9. What are your salary expectations?
Recruiters might ask this question early in the hiring process, like during a phone interview, to see if the salary you expect aligns with what they have budgeted for the role. It can also help them understand if you are over or perhaps under-qualified for the position. To answer this question, it is best to provide a range to show that you are flexible, but also that you expect to earn a certain amount.
If you’re unsure about what salary is appropriate for the position for which you’re interviewing, visit Indeeds Salary Calculator to get a free, personalized pay range based on your location, industry and experience.
Be sure that you are comfortable with making the lowest number in your range because the recruiter will likely try and start with the lowest possible number. Negotiating your salary is an acceptable and normal part of the hiring process that will come later once you’ve received an offer. For the purposes of your phone interview, they will likely tell you whether or not this position will be acceptable for the range you are given.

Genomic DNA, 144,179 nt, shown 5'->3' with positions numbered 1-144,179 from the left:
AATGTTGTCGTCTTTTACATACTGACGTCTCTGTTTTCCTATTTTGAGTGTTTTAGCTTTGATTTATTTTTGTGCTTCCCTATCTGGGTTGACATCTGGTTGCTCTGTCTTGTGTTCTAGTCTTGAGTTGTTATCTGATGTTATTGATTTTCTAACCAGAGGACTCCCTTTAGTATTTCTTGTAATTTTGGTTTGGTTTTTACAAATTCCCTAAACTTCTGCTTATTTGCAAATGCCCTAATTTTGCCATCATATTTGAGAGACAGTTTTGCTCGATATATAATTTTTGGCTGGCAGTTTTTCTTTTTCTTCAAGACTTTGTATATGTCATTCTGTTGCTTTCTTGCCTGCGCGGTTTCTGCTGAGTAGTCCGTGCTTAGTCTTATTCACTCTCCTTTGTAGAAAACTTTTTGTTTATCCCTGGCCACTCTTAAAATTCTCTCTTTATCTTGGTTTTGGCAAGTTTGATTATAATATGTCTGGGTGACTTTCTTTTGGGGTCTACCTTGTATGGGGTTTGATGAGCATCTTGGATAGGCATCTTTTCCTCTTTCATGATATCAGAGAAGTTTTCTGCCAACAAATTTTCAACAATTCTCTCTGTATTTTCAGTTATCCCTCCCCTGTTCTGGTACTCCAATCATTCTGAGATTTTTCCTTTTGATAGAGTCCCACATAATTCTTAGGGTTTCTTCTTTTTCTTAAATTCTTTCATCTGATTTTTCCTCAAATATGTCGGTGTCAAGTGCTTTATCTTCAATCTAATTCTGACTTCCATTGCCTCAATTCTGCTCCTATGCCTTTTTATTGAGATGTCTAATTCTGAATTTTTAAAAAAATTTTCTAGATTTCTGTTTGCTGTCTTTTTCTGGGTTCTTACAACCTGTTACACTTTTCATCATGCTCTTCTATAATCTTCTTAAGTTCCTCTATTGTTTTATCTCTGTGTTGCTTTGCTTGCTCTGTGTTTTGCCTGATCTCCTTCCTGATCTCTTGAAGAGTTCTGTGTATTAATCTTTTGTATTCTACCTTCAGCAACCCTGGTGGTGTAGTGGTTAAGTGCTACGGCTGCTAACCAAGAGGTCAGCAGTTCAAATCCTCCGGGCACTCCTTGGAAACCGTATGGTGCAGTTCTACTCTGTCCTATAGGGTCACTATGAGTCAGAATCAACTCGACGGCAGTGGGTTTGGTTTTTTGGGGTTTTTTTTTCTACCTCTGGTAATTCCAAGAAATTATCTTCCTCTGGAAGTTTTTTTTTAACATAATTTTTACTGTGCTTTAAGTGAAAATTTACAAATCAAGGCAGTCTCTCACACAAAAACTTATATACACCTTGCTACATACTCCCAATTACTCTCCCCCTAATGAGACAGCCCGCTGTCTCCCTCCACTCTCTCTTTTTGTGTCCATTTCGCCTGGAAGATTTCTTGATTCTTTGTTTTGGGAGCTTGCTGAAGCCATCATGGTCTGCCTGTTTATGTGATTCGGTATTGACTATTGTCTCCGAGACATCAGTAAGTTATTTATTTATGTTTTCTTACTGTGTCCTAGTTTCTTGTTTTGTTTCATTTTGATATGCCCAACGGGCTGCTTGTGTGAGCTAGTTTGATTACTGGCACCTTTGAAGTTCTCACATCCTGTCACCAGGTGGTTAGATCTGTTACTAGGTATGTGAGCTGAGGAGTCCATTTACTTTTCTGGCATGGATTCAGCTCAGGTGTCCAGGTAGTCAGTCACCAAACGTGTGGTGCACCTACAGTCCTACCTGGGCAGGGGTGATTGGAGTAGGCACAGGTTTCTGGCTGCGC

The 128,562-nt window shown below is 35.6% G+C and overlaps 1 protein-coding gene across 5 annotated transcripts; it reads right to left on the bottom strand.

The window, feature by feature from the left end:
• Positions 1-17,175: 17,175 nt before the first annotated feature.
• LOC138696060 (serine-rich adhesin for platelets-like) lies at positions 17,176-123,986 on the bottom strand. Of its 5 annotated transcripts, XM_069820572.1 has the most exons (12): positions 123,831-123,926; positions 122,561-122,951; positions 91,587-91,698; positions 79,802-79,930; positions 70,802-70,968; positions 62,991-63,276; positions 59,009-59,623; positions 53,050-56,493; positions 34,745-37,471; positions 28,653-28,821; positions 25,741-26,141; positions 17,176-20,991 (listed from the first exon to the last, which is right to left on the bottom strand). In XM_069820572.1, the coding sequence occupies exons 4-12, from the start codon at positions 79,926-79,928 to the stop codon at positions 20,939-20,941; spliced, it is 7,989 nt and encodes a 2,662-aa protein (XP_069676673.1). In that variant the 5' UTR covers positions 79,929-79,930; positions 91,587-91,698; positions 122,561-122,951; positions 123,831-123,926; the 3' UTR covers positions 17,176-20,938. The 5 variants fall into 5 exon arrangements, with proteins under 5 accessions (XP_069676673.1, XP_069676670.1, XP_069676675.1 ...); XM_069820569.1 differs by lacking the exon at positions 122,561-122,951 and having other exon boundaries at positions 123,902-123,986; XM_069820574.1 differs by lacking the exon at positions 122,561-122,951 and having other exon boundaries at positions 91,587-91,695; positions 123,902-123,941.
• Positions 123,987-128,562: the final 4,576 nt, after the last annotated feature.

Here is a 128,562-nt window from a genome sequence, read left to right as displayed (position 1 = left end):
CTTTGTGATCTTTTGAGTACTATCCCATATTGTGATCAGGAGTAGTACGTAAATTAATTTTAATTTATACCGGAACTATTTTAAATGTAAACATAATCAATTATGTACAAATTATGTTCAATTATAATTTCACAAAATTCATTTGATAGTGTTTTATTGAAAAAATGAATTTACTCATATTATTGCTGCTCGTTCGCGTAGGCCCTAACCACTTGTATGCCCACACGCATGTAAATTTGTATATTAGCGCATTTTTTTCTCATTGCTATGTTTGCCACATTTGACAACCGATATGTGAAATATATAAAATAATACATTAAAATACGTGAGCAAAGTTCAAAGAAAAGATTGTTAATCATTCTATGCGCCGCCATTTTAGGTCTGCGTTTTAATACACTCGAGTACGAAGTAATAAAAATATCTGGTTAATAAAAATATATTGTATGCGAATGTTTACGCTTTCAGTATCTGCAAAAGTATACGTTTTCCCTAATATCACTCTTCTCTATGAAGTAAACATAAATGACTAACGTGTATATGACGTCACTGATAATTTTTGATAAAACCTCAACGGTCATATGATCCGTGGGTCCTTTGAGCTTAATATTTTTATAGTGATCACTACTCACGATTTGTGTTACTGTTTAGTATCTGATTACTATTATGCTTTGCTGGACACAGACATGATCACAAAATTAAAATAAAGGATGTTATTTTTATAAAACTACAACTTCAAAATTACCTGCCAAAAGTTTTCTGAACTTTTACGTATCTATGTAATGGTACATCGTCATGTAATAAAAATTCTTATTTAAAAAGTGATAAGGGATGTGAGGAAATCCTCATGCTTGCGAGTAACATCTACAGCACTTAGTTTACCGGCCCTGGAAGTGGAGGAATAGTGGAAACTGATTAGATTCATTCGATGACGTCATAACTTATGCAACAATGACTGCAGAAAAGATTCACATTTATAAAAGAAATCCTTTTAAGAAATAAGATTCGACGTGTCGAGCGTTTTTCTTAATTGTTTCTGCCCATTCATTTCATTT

Example answer: “For this position my ideal salary would fall in the range of $55,000 to $65,000. I feel this is an appropriate amount for my experience level in this position.”
During a phone interview, you might be asked to perform a simple test or respond to a scenario of some sort. They might be looking for something in your answer like your thought process, ability to be creative or think under pressure. While it might feel awkward to be silent on the phone, it is acceptable to ask for a moment to think about your answer.